Anuncia has announced that it has received US Food and Drug Administration (FDA) breakthrough device designation for its ReFlow system mini, intended for the treatment of cerebral spinal fluid (CSF) disorders requiring shunting.
Elsa Abruzzo, president of Anuncia, stated: “Our team is very pleased to achieve this significant milestone making the ReFlow system mini eligible for prioritised FDA regulatory review and Centers for Medicare and Medicaid (CMS) Medicare Coverage of Innovation Technology (MCIT) reimbursement review.”
According to Anuncia, as many as half of all intracranial shunts fail in the first two years, mainly due to blockages that impair CSF flow requiring emergency revision surgery, each costing upwards of US$40,000.
“The ReFlow system mini is optimised to serve a broad hydrocephalus population—infants with non-communicating hydrocephalus, young women with pseudotumor cerebri, and older patients with communicating, idiopathic normal pressure hydrocephalus (iNPH). iNPH is known as the treatable dementia and is often misdiagnosed as Alzheimer’s or Parkinson’s,” commented Mark Luciano, director of the Cerebral Fluid Center and professor of Neurosurgery at Johns Hopkins University, Baltimore, USA.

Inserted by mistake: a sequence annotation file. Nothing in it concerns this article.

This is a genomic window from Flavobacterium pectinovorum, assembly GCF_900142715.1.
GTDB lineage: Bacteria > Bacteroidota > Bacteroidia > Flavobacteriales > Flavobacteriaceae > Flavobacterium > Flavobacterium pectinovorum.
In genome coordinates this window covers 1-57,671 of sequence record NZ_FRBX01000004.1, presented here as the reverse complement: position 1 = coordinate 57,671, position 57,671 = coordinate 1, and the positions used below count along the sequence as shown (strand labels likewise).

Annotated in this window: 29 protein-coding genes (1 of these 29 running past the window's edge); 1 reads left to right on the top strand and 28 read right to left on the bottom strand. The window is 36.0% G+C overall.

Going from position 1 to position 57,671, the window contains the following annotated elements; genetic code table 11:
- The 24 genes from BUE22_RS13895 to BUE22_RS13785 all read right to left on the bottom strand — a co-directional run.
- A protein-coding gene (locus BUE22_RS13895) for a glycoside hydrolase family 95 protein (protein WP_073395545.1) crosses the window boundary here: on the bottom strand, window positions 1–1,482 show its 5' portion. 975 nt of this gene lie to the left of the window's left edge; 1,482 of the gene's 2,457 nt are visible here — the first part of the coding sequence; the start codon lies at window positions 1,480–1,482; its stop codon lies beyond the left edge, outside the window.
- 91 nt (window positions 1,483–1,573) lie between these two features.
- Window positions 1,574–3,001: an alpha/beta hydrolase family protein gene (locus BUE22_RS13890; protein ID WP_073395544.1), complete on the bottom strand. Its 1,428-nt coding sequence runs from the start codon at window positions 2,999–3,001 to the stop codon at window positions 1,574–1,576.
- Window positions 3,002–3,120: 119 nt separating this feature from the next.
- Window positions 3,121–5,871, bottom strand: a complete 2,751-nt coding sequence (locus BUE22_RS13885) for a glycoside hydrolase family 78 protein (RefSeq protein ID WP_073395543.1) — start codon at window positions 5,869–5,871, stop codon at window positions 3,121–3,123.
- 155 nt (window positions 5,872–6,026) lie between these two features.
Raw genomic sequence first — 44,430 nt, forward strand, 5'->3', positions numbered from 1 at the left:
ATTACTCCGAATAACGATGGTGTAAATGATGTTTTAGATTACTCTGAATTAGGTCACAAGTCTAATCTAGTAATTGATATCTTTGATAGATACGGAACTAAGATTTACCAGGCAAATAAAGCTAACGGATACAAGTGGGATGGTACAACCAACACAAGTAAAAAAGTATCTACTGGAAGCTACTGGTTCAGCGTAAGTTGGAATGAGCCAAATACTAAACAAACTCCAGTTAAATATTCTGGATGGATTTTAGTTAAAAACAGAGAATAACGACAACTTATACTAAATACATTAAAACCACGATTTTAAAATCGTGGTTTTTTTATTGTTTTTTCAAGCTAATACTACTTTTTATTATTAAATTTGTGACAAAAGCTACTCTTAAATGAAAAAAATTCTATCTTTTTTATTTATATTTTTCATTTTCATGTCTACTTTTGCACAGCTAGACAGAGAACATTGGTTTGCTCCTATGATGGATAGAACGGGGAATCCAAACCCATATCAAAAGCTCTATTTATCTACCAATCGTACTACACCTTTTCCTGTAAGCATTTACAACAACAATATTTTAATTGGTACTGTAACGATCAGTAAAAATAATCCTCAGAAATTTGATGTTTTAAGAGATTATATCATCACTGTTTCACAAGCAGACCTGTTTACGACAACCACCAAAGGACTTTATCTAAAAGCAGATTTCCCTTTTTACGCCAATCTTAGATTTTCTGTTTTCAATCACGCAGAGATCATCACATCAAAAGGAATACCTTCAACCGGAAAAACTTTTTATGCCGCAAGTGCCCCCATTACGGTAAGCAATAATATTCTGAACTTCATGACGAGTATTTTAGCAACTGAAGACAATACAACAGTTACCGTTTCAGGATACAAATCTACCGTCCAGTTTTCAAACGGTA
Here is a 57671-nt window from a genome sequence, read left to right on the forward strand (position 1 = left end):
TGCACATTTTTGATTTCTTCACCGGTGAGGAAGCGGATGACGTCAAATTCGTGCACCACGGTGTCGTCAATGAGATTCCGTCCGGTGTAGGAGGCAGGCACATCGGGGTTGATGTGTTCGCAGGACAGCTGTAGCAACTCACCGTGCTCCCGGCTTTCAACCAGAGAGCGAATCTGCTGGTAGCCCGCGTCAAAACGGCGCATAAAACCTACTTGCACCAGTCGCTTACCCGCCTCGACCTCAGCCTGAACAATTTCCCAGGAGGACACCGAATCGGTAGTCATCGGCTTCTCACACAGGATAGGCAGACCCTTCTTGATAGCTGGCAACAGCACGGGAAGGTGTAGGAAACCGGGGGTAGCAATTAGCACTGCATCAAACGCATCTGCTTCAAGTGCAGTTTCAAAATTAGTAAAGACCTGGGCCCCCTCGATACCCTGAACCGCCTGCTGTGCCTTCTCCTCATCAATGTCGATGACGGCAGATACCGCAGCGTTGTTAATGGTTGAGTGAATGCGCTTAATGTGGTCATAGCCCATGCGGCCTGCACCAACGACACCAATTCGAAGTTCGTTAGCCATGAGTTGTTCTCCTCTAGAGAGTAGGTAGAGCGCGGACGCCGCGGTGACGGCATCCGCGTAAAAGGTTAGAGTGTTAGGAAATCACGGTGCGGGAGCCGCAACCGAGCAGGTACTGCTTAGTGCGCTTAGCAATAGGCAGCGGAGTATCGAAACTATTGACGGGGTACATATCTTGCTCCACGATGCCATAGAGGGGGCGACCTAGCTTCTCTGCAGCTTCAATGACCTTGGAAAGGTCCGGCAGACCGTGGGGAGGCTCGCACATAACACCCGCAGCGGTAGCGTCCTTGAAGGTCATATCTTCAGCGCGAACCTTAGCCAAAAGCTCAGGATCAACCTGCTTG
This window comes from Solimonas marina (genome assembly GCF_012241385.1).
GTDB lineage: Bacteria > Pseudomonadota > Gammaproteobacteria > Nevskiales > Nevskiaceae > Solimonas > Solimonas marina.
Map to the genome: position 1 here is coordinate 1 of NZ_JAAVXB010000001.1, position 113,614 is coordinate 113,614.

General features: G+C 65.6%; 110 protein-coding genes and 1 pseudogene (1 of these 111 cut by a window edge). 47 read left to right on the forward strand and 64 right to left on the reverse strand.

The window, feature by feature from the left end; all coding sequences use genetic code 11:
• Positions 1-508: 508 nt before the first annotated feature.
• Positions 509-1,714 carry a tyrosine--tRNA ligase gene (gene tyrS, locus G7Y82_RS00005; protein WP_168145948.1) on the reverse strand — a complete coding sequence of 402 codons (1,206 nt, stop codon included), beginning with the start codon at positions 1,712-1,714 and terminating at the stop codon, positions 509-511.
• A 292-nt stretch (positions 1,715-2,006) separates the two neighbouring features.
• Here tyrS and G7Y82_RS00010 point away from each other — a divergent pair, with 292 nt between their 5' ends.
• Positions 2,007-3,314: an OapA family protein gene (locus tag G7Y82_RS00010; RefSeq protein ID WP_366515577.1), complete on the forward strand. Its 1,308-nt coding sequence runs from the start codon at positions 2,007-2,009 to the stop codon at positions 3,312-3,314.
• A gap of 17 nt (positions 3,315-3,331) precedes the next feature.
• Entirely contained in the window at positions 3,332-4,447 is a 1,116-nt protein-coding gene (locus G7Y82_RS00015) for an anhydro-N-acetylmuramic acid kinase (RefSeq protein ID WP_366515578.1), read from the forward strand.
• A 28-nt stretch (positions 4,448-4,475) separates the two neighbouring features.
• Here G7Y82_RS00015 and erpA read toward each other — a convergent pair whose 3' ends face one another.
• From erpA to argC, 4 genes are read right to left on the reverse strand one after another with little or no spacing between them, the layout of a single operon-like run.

Anuncia states that in a preliminary study of patients at risk for shunt occlusion by two US paediatric centres, all intracranial shunts remained patent beyond one year using prophylactic flushing with the current ReFlow system and more than half of the patients are nearing their two-year, occlusion-free shunt anniversary.
Ramin Eskandari, chief of Pediatric Neurosurgery at the Medical University of South Carolina, Charleston, USA, remarked: “The ReFlow system mini is unique in that it could be used with any newly implanted or revised shunt system in any size patient. Coupled with at-home, noninvasive prophylatic flushing, the ReFlow system mini may decrease emergent hospitalisations, reduce patient and healthcare system costs, and improve the everyday quality of life and overall clinical outcomes for these vulnerable patients living with hydrocephalus.”